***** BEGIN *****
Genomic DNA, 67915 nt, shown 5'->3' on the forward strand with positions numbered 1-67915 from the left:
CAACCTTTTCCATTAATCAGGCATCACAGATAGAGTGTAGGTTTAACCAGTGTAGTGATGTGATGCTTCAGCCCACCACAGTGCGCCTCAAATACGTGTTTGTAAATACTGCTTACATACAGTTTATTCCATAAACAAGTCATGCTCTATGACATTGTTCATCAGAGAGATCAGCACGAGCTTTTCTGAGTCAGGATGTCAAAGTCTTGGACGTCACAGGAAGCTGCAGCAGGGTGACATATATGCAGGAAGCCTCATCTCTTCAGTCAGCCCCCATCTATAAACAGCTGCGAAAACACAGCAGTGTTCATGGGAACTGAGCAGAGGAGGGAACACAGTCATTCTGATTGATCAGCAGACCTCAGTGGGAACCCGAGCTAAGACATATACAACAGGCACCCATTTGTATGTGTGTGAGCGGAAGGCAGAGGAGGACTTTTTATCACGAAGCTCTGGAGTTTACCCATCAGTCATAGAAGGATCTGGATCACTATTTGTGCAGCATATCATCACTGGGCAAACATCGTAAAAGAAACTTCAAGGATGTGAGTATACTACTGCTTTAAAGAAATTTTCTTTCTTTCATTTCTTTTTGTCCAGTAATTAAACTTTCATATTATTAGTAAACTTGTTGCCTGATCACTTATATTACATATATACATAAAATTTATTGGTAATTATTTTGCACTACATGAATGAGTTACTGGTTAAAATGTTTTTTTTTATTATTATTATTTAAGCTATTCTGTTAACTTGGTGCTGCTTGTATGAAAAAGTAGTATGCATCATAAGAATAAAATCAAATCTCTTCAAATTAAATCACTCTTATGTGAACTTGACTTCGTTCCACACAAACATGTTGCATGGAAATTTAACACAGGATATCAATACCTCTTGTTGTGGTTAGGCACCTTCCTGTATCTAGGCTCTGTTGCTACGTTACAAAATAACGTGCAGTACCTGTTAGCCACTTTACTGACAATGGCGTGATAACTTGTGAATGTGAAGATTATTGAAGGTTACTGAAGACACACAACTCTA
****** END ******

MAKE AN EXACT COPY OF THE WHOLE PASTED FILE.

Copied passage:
Genomic DNA, 67915 nt, shown 5'->3' on the forward strand with positions numbered 1-67915 from the left:
CAACCTTTTCCATTAATCAGGCATCACAGATAGAGTGTAGGTTTAACCAGTGTAGTGATGTGATGCTTCAGCCCACCACAGTGCGCCTCAAATACGTGTTTGTAAATACTGCTTACATACAGTTTATTCCATAAACAAGTCATGCTCTATGACATTGTTCATCAGAGAGATCAGCACGAGCTTTTCTGAGTCAGGATGTCAAAGTCTTGGACGTCACAGGAAGCTGCAGCAGGGTGACATATATGCAGGAAGCCTCATCTCTTCAGTCAGCCCCCATCTATAAACAGCTGCGAAAACACAGCAGTGTTCATGGGAACTGAGCAGAGGAGGGAACACAGTCATTCTGATTGATCAGCAGACCTCAGTGGGAACCCGAGCTAAGACATATACAACAGGCACCCATTTGTATGTGTGTGAGCGGAAGGCAGAGGAGGACTTTTTATCACGAAGCTCTGGAGTTTACCCATCAGTCATAGAAGGATCTGGATCACTATTTGTGCAGCATATCATCACTGGGCAAACATCGTAAAAGAAACTTCAAGGATGTGAGTATACTACTGCTTTAAAGAAATTTTCTTTCTTTCATTTCTTTTTGTCCAGTAATTAAACTTTCATATTATTAGTAAACTTGTTGCCTGATCACTTATATTACATATATACATAAAATTTATTGGTAATTATTTTGCACTACATGAATGAGTTACTGGTTAAAATGTTTTTTTTTATTATTATTATTTAAGCTATTCTGTTAACTTGGTGCTGCTTGTATGAAAAAGTAGTATGCATCATAAGAATAAAATCAAATCTCTTCAAATTAAATCACTCTTATGTGAACTTGACTTCGTTCCACACAAACATGTTGCATGGAAATTTAACACAGGATATCAATACCTCTTGTTGTGGTTAGGCACCTTCCTGTATCTAGGCTCTGTTGCTACGTTACAAAATAACGTGCAGTACCTGTTAGCCACTTTACTGACAATGGCGTGATAACTTGTGAATGTGAAGATTATTGAAGGTTACTGAAGACACACAACTCTA